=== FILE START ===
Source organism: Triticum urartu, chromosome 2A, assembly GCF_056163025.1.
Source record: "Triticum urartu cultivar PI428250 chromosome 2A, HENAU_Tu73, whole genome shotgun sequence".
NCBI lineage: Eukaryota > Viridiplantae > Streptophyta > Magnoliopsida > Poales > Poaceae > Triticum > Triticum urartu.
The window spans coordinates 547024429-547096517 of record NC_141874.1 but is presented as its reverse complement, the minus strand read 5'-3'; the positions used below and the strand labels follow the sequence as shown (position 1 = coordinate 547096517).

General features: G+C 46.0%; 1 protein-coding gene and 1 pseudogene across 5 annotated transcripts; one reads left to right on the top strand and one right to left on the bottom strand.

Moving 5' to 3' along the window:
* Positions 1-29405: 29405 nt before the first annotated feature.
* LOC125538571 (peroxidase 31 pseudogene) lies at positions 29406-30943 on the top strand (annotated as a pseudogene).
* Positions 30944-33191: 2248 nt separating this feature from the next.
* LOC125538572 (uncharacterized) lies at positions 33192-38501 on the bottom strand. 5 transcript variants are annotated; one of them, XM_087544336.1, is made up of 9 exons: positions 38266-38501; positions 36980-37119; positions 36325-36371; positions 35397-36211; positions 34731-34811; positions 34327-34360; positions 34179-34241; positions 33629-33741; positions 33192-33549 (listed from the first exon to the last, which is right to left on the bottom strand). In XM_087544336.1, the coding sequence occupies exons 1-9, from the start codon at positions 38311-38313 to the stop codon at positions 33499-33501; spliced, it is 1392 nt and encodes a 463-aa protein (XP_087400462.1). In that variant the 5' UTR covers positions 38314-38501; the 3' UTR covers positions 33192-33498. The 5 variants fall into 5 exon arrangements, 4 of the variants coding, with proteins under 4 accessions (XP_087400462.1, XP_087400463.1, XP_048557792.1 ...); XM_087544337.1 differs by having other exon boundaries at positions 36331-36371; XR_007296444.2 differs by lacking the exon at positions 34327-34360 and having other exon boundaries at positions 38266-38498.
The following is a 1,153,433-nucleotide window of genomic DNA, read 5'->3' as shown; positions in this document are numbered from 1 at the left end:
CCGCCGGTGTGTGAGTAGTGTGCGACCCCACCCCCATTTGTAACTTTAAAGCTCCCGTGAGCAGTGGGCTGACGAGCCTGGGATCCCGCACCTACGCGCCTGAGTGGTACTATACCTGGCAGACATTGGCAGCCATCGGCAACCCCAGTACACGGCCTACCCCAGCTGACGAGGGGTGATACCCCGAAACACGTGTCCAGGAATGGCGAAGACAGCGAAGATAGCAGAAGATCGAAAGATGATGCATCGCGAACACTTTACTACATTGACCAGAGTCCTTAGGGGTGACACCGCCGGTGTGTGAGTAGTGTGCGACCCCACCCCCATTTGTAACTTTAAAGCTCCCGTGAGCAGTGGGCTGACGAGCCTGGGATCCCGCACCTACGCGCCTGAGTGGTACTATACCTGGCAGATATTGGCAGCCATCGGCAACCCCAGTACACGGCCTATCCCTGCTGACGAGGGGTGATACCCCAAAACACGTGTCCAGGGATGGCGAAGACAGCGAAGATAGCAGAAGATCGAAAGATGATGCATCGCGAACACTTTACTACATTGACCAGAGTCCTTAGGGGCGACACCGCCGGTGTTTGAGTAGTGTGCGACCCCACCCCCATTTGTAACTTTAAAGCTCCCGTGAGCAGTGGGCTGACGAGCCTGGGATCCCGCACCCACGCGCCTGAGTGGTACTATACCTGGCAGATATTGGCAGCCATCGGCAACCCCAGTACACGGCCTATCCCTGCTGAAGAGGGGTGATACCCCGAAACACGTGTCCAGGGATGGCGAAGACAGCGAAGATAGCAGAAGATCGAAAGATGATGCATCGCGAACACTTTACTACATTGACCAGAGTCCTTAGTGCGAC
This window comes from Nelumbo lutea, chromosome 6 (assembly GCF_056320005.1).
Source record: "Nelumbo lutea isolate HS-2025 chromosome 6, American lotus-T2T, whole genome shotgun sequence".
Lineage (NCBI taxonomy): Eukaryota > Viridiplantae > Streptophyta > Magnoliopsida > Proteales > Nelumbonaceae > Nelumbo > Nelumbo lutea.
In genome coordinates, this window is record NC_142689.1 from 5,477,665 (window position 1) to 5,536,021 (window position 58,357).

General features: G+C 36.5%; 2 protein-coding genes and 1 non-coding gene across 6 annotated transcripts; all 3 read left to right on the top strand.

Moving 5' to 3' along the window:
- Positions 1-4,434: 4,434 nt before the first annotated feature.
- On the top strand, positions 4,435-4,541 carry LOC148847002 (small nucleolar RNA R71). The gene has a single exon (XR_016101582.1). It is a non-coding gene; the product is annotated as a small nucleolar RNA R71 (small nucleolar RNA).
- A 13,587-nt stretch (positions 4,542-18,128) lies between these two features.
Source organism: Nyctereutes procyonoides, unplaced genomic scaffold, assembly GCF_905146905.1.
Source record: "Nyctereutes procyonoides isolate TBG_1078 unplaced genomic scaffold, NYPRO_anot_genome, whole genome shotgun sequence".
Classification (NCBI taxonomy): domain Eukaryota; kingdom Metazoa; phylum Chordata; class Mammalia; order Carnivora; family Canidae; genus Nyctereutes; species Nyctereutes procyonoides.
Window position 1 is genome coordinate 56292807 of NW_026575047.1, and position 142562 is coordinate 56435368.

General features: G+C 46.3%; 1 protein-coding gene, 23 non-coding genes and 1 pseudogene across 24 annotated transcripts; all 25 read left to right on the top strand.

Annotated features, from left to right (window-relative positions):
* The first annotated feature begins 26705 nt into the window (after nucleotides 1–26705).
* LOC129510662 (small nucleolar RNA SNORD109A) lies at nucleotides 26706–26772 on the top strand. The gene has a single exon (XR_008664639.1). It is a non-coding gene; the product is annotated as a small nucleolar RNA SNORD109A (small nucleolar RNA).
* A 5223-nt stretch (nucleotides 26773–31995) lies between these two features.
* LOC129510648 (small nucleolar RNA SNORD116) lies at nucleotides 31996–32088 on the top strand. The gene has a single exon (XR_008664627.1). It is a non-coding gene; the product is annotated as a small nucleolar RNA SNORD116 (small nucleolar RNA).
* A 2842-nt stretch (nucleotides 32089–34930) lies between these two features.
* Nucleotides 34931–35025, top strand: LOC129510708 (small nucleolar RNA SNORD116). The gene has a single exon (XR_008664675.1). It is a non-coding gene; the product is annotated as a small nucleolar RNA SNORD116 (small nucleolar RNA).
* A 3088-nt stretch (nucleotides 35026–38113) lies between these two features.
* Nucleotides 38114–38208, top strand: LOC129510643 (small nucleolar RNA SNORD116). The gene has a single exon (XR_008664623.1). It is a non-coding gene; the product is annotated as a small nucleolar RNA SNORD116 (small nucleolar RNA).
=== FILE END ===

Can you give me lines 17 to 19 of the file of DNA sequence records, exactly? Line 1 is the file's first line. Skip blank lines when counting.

General features: G+C 36.5%; 2 protein-coding genes and 1 non-coding gene across 6 annotated transcripts; all 3 read left to right on the top strand.

Moving 5' to 3' along the window:
- Positions 1-4,434: 4,434 nt before the first annotated feature.